Teenager’s interest in genealogy helps solve 1964 homicide of 9-year-old Hazleton girl – The Morning Call
, 2022-02-13 02:00:00,
The killer’s wily eyes peered from a yearbook picture turned portrait of evil. On the other side of the crowded room, the victim’s shy smile reflected the innocence torn from her along with her life.
In between, four surviving siblings and generations of state police investigators gathered Thursday at the Hazle Township Commons Building to reveal the identity of the monster who sexually assaulted and murdered 9-year-old Marise Ann Chiverella in 1964 and escaped justice with his own death in 1980.
Once the crowd learned that James Paul Forte was the culprit in a near 60-year-old cold case, the next question was obvious.
Who’s the shy, skinny kid with the glasses?
Seated among a phalanx of law enforcement professionals who worked the Chiverella case relentlessly for almost six decades, Eric Schubert stood out. He made the cold call that helped solve one of America’s coldest cases.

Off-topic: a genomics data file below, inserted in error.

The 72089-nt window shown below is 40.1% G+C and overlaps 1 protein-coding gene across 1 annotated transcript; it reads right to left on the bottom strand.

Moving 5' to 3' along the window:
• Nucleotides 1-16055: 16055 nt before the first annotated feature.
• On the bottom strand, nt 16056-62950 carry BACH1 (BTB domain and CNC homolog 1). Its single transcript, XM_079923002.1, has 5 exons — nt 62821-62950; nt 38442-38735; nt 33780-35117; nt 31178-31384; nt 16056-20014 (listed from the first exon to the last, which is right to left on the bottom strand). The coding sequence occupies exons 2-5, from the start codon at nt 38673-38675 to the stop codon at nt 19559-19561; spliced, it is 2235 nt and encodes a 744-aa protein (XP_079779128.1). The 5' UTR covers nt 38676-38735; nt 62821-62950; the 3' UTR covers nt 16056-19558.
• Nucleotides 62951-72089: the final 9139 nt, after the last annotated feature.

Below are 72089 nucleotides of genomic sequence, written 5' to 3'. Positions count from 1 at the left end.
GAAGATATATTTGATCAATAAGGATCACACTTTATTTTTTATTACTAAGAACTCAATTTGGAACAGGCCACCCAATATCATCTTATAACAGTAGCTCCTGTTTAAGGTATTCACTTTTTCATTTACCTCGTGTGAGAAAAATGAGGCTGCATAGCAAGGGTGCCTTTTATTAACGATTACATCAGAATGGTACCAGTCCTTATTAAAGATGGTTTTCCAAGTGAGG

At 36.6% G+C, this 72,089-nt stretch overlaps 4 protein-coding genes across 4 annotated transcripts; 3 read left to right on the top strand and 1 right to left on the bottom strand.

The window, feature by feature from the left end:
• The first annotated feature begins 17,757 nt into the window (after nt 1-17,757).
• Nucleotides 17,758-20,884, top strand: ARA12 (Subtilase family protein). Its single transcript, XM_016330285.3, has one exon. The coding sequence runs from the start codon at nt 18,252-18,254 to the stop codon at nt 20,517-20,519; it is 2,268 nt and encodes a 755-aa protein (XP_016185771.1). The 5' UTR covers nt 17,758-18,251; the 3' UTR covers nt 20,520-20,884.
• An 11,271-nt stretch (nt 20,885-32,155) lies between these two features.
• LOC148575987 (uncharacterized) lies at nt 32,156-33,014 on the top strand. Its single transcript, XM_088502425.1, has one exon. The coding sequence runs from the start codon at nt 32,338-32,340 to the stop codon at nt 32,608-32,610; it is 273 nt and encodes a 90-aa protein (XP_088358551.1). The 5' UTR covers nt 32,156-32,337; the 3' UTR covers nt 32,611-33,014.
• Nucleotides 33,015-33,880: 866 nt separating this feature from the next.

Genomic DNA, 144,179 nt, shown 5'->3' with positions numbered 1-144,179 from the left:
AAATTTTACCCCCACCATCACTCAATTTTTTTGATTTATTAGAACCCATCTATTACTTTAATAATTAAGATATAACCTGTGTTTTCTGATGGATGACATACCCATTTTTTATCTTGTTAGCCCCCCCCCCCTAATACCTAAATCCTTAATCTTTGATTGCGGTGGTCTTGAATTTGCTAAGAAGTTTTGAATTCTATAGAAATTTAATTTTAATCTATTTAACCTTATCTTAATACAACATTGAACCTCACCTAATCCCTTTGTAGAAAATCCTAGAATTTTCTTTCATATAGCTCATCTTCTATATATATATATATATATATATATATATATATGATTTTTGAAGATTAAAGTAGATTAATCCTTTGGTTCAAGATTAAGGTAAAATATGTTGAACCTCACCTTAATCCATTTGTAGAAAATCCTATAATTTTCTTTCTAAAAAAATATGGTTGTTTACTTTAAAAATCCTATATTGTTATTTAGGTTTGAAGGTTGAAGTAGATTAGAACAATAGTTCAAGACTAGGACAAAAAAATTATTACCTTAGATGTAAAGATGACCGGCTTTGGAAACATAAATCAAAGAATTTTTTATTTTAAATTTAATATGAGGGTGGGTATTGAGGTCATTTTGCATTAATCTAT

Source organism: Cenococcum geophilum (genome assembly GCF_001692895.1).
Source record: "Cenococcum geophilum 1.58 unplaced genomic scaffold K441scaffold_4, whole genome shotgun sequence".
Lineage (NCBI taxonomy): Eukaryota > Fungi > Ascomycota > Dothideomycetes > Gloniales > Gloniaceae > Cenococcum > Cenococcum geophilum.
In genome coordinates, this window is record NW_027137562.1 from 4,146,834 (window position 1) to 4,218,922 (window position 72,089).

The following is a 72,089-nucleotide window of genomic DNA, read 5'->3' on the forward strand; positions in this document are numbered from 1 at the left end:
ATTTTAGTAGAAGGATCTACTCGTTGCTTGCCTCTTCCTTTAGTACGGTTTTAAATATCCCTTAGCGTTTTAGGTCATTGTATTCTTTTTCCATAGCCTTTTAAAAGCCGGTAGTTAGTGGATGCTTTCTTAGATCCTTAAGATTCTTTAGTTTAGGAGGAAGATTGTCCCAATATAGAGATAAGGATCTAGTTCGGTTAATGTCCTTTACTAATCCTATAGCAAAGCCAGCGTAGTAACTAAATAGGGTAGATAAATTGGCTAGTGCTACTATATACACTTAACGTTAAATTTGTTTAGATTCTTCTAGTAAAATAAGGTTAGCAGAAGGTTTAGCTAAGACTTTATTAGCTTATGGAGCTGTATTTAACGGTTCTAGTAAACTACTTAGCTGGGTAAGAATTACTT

Actually, it was an email, Schubert said Friday.
“It was right when the pandemic hit and I had just gotten off my first case,” he said, explaining that he learned about the Chiverella case from a news report. “I was just looking for some way I could use genealogy to help people.
“I saw it on the news and I said, ‘I wonder if I send them a random email if they’ll let me work on this case.’ Because it’s so old, what other avenues did they have? And it worked. I didn’t think it would, but it did.”
Schubert was 18 at the time, but had been working in genealogy research since age…
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